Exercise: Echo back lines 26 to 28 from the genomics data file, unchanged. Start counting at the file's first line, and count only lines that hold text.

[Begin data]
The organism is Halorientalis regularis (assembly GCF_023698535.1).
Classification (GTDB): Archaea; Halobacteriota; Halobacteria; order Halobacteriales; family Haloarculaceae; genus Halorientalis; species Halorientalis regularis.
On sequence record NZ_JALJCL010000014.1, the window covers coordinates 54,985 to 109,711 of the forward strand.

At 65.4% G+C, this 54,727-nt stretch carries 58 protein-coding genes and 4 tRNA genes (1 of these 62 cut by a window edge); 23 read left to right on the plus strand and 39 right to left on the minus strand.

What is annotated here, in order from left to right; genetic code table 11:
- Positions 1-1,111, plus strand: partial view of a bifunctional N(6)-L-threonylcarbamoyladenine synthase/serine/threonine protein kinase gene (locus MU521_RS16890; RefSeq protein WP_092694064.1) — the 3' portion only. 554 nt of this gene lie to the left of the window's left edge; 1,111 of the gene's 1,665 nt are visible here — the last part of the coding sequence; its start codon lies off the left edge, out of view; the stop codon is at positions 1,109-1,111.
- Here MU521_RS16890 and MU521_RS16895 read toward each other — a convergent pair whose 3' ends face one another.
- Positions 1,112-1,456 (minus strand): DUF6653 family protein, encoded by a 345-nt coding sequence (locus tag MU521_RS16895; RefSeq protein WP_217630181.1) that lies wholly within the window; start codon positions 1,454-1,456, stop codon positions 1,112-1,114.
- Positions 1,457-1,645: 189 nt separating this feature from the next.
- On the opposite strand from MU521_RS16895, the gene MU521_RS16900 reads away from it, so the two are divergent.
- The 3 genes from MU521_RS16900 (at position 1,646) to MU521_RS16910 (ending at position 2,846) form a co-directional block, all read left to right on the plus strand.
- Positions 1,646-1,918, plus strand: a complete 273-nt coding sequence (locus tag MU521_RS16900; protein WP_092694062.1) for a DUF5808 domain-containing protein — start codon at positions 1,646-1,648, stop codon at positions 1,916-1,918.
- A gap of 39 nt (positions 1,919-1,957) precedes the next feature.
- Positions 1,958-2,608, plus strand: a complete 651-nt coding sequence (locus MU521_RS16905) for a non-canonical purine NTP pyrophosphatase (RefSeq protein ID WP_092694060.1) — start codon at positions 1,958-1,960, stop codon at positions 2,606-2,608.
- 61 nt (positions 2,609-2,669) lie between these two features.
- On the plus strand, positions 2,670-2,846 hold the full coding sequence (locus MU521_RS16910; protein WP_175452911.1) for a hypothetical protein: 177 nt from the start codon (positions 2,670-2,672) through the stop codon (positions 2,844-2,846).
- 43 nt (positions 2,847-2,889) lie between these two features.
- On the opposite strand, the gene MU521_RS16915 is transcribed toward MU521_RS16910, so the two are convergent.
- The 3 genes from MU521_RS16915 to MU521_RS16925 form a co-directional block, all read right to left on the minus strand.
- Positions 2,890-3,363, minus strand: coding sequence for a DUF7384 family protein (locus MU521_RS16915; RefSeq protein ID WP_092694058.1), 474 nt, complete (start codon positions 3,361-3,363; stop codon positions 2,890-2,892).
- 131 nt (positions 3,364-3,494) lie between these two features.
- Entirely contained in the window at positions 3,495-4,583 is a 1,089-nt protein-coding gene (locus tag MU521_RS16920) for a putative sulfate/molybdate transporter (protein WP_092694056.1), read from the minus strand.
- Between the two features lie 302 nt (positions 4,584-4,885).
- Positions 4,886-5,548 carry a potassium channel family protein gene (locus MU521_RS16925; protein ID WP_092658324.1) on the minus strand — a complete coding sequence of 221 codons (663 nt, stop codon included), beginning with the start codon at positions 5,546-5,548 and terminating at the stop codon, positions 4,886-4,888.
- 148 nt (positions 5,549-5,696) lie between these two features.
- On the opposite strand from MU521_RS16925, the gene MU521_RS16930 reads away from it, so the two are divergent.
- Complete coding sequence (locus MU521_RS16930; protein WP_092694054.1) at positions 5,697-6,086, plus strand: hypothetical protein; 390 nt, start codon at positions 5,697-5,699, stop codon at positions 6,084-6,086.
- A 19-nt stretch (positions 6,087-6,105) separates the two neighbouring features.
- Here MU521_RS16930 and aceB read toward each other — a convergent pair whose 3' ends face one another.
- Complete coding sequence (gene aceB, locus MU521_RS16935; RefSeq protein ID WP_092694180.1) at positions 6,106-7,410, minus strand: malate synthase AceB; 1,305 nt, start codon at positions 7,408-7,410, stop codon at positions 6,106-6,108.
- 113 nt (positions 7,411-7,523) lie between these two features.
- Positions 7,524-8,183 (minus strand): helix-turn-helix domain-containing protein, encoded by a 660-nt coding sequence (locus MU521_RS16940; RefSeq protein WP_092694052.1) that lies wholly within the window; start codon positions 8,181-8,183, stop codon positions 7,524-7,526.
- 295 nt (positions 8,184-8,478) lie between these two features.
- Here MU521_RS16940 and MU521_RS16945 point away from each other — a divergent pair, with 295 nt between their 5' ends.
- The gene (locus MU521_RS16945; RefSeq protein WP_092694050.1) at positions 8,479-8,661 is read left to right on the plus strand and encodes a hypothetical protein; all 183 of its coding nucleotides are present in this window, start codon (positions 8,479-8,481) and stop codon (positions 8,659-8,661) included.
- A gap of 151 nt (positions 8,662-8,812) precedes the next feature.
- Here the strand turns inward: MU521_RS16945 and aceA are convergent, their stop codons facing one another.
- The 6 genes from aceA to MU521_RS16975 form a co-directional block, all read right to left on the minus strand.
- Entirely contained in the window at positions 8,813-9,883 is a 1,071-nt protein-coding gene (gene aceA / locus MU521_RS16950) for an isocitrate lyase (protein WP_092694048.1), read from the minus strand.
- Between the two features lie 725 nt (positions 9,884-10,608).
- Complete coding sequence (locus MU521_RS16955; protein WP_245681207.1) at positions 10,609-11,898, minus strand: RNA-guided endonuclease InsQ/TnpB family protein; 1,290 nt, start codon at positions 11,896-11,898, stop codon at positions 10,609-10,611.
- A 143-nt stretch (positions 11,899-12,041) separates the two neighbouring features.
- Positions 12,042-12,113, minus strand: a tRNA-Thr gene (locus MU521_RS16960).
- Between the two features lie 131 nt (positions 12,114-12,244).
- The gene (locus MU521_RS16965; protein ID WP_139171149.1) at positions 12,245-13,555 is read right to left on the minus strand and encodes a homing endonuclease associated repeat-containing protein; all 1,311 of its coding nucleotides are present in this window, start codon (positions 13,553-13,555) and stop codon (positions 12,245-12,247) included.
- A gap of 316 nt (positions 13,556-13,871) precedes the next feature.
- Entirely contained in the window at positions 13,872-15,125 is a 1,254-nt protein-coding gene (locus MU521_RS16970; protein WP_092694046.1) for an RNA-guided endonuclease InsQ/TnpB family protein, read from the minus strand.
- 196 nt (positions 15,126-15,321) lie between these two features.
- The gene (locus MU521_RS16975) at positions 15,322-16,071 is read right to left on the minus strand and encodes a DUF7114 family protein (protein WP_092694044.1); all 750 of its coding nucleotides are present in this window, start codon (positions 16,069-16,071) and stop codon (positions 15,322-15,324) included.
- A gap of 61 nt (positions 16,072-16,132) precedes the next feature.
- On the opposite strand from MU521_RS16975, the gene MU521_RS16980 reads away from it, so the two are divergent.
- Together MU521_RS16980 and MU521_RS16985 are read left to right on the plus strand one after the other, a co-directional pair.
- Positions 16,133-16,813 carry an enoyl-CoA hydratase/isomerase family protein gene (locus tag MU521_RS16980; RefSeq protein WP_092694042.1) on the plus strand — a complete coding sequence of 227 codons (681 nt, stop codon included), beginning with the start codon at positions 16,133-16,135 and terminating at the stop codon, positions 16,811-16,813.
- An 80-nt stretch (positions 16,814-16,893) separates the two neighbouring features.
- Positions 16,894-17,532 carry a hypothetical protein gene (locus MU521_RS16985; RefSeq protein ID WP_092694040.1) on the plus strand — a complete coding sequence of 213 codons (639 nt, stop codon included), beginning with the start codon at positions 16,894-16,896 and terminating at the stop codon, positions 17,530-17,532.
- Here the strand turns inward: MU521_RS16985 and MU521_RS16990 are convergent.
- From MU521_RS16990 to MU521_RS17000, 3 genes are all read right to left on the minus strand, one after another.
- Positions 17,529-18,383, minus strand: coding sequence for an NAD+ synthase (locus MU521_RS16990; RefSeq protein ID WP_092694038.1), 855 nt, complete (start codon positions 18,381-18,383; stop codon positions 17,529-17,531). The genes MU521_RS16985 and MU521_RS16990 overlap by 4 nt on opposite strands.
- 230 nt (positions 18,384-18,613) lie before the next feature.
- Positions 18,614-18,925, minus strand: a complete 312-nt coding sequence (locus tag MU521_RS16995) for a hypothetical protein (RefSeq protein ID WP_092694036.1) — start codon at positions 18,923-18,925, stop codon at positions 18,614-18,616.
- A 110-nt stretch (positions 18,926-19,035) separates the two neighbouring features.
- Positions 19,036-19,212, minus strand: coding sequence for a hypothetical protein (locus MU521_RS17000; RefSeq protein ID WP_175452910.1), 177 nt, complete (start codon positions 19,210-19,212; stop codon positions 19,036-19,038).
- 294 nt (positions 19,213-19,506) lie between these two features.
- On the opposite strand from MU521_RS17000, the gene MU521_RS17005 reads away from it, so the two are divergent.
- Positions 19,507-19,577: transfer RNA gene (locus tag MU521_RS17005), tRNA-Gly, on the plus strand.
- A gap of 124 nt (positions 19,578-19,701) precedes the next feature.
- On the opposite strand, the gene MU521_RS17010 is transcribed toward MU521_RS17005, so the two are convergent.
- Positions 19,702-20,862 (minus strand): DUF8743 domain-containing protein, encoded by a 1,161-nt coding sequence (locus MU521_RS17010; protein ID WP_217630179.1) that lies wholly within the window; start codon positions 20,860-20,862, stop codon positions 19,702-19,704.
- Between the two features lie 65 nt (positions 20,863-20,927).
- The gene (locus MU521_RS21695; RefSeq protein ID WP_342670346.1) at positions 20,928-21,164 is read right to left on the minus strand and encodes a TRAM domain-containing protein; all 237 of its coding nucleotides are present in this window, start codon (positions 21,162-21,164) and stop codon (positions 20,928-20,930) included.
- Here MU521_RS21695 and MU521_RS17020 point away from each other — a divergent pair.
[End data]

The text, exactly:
- On the opposite strand from MU521_RS16925, the gene MU521_RS16930 reads away from it, so the two are divergent.
- Complete coding sequence (locus MU521_RS16930; protein WP_092694054.1) at positions 5,697-6,086, plus strand: hypothetical protein; 390 nt, start codon at positions 5,697-5,699, stop codon at positions 6,084-6,086.
- A 19-nt stretch (positions 6,087-6,105) separates the two neighbouring features.